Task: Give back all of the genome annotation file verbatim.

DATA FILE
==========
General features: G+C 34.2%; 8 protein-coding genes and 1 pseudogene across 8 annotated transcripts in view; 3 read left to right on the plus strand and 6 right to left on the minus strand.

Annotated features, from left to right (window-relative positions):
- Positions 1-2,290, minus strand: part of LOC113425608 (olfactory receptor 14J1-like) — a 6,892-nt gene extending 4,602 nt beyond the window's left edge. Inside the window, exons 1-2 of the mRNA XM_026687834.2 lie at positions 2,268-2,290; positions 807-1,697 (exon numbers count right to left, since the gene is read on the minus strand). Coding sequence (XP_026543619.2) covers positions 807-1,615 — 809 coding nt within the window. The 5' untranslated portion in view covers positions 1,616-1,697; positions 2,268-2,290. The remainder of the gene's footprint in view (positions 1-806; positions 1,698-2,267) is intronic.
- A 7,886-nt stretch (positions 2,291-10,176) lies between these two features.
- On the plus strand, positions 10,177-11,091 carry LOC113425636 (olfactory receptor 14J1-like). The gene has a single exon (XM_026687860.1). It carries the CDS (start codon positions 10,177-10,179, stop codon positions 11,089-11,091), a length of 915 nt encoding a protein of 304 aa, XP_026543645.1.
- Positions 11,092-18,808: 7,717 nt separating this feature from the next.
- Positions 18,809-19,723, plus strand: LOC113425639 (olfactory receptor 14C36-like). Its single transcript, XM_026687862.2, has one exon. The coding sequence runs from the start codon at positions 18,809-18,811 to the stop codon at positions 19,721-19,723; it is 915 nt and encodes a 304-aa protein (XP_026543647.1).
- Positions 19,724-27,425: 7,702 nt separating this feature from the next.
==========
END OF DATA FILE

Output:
General features: G+C 34.2%; 8 protein-coding genes and 1 pseudogene across 8 annotated transcripts in view; 3 read left to right on the plus strand and 6 right to left on the minus strand.

Annotated features, from left to right (window-relative positions):
- Positions 1-2,290, minus strand: part of LOC113425608 (olfactory receptor 14J1-like) — a 6,892-nt gene extending 4,602 nt beyond the window's left edge. Inside the window, exons 1-2 of the mRNA XM_026687834.2 lie at positions 2,268-2,290; positions 807-1,697 (exon numbers count right to left, since the gene is read on the minus strand). Coding sequence (XP_026543619.2) covers positions 807-1,615 — 809 coding nt within the window. The 5' untranslated portion in view covers positions 1,616-1,697; positions 2,268-2,290. The remainder of the gene's footprint in view (positions 1-806; positions 1,698-2,267) is intronic.
- A 7,886-nt stretch (positions 2,291-10,176) lies between these two features.
- On the plus strand, positions 10,177-11,091 carry LOC113425636 (olfactory receptor 14J1-like). The gene has a single exon (XM_026687860.1). It carries the CDS (start codon positions 10,177-10,179, stop codon positions 11,089-11,091), a length of 915 nt encoding a protein of 304 aa, XP_026543645.1.
- Positions 11,092-18,808: 7,717 nt separating this feature from the next.
- Positions 18,809-19,723, plus strand: LOC113425639 (olfactory receptor 14C36-like). Its single transcript, XM_026687862.2, has one exon. The coding sequence runs from the start codon at positions 18,809-18,811 to the stop codon at positions 19,721-19,723; it is 915 nt and encodes a 304-aa protein (XP_026543647.1).
- Positions 19,724-27,425: 7,702 nt separating this feature from the next.